Read as a borrowed book from local library when I was about 8 - suggested by good librarian. Author name is difficult as he was only named as B.B. I had to ask my busy mother about meanings of some words when I read it. It is about four little gnomes living near a brook called The Holly, which is a stream of water. Dodder, Baldmoney, Cloudberry, and Sneezewort, the last gnomes in England. It is a gentle children's story. A great book to be read chapter by chapter at bedtime yet not too childish for Read as a borrowed book from local library when I was about 8 - suggested by good librarian. Author name is difficult as he was only named as B.B. I had to ask my busy mother about meanings of some words when I read it. It is about four little gnomes living near a brook called The Holly, which is a stream of water. Dodder, Baldmoney, Cloudberry, and Sneezewort, the last gnomes in England. It is a gentle children's story. A great book to be read chapter by chapter at bedtime yet not too childish for an adult to read first to check it out. A older child able to use a dictionary could read this alone as he/she would come across words, nouns usually, being names or countryside descriptions we don't use any more but which an adult would understand. It is available on Kindle but its follow up is not, YET. The Little Grey Men Go Down the Bright Stream but sometimes known as Go Down the Bright Stream. I think these two books would be ideal for children's "readers" with the old fashioned nouns replaced.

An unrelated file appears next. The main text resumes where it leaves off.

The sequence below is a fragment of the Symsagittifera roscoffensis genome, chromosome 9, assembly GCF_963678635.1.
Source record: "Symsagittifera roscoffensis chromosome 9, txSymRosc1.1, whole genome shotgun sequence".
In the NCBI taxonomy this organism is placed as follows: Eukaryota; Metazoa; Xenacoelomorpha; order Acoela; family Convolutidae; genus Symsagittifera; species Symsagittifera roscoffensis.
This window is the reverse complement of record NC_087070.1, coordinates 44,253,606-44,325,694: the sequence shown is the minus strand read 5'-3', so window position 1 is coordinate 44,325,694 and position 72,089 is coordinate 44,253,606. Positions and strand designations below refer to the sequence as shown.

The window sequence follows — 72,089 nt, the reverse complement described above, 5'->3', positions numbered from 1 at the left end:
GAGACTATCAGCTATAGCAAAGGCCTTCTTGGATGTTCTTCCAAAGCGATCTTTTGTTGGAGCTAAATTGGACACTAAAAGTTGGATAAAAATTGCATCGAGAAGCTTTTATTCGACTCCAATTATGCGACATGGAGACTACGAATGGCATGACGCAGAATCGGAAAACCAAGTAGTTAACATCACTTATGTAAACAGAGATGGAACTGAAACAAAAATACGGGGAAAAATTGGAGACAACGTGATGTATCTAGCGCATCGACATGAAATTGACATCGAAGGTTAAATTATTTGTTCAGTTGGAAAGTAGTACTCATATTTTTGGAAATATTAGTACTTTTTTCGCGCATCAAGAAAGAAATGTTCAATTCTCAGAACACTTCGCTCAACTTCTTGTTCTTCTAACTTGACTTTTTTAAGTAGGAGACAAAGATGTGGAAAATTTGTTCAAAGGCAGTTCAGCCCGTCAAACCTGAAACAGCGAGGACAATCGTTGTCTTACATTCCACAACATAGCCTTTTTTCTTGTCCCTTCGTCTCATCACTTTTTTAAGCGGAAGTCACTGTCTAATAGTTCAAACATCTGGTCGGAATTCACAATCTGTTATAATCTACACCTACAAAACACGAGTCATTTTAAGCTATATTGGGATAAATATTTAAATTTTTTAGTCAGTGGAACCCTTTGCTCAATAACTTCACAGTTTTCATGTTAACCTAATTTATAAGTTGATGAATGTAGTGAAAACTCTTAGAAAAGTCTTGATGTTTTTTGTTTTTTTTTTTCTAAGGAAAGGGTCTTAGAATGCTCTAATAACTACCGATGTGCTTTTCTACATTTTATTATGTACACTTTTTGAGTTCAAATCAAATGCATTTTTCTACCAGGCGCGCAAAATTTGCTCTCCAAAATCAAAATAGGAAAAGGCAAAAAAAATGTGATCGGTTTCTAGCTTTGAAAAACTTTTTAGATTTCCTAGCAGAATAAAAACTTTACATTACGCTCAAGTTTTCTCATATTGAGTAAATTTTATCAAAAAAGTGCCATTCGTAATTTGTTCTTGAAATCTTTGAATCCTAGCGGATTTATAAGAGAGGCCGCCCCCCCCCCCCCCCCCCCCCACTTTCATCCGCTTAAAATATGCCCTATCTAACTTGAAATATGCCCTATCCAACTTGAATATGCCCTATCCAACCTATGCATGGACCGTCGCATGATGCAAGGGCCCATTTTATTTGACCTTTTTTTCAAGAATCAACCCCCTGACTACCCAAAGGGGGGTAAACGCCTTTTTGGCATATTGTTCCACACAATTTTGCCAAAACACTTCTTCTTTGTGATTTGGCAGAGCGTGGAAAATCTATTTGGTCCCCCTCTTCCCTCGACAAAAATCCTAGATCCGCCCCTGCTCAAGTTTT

17. 4 out of 5

    Mikayla

    This is a very good children's book and would make very good reading for a child over 8 years old. This is a very good children's book and would make very good reading for a child over 8 years old.

  18. 5 out of 5

    A gin and orange, a lemon squash, and a scotch and water, please!